Do you love Fresno? Do you love art? If yes, the... Enter Now
Concert review: MURS@Starline, 2/18/2011
When I was in sixth grade, I wanted to be a rapper.
My brother bought the Beastie Boys' "License to Ill" and it was on repeat for a long while. Even though I had no idea what it was exactly, I wanted to do THAT, with the rythmes and whatnot.
The way things ended up, someone introduced me to the Misfits and Motorhead and Asian Man Records and I never followed up on the hip-hop thing. But there's this part of me ...
In a nutshell: Damn fine, wild-ass show. The crowd was full (I'd say close to a sell out) and bouncing. It was hot and sweaty on the dancefloor, but in a totally good way. They managed to get sound just right so that bass kicked without sending everything into a wall of fuzz.
Whole Wheat Bread started off the show with what they call "dirty South punk rock." It was super good melodic punk with hip-hop overtones and was well recieved. They even got a circle pit happening. Totally my style. I bought the CD.
Ab-Soul and Tabi Bonney (and DJ Foundation on the 1s and 2s) kept the crowd in it, but you knew who everyone was there to see as soon as MURS hit the stage. Truthfully, I bought tickets mostly based off his performance at Rock the Bells a few years back, and even then it was not so much the music that caught me, but the way he handled himself on stafe. Again, he owned the crowd here, had people rapping along, people hopping up and down arms in the air. He went through all his hits (more than a few of which I knew, oddly enough), before bringing Whole Wheat Bread back on stage for an encore of sorts, where they ripped through covers of "It Takes Two," "Bust A Move," and "Walk Like an Egyptian."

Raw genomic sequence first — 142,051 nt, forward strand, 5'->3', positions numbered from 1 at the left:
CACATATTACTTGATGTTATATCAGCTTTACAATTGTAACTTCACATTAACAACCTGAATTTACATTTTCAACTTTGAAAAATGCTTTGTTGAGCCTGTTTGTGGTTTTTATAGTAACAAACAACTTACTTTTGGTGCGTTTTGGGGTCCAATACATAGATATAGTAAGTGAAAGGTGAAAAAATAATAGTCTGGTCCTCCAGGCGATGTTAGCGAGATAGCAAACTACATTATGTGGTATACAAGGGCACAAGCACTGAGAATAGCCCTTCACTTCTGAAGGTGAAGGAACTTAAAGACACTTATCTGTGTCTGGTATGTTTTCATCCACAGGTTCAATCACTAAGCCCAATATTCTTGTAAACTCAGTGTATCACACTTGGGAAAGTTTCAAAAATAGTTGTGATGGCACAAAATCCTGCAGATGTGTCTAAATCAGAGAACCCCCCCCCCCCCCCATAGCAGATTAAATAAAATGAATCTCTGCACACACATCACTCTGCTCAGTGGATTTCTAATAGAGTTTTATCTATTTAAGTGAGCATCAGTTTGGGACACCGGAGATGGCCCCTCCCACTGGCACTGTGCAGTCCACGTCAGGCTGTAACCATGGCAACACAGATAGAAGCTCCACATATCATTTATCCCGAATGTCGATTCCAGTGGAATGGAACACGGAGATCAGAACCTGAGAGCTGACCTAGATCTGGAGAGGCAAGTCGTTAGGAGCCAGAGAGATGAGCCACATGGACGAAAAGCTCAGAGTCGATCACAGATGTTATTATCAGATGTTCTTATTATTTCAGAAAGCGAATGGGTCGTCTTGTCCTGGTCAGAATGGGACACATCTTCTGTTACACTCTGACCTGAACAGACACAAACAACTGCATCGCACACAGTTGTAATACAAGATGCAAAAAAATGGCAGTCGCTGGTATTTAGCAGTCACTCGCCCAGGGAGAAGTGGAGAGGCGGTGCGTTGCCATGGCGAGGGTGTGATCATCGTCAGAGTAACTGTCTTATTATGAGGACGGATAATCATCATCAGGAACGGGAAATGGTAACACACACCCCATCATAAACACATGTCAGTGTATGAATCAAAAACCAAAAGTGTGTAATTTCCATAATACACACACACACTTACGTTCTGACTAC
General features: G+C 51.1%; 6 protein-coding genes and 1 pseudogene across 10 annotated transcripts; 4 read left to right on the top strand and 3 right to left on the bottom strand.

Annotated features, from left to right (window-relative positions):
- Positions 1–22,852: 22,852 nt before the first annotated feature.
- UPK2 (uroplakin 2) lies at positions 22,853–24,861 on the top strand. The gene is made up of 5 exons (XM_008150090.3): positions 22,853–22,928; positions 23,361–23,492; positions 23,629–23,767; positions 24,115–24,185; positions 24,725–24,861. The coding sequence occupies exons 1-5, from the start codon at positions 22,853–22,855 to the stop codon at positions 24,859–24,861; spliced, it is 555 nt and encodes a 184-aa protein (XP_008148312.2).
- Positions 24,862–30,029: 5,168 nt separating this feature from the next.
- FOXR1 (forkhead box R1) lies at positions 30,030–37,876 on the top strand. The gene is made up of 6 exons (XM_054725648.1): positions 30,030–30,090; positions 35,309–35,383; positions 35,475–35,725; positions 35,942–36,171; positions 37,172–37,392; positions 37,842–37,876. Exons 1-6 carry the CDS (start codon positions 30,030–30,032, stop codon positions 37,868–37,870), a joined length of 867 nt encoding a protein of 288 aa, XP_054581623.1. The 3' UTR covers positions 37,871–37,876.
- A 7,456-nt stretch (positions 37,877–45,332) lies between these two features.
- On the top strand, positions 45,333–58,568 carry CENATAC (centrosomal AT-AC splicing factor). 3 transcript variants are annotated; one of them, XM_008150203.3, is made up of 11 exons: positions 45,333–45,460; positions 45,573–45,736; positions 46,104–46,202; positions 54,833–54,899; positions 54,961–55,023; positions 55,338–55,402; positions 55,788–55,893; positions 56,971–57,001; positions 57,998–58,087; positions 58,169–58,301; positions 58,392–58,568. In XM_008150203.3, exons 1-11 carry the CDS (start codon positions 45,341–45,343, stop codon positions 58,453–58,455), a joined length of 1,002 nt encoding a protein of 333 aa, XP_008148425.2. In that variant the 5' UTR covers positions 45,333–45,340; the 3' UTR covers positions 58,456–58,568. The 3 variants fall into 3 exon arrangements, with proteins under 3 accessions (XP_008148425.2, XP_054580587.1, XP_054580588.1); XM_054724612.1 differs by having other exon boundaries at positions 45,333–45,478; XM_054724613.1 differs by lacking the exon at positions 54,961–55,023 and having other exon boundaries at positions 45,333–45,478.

All in all, this was a show that would have made Rick Rubin smile. The back-in-the-day Rick Rubin, not the producing-Josh-Grobin one.
On a side note: Shows like this make me realize the potential crowds that aren't coming out normally. The place was packed, and yet I probably saw a dozen or less people I recognized. That's a good thing in the context of this particular show. Looking at the entirety of the Fresno music scene, I have to wonder where these people are hiding.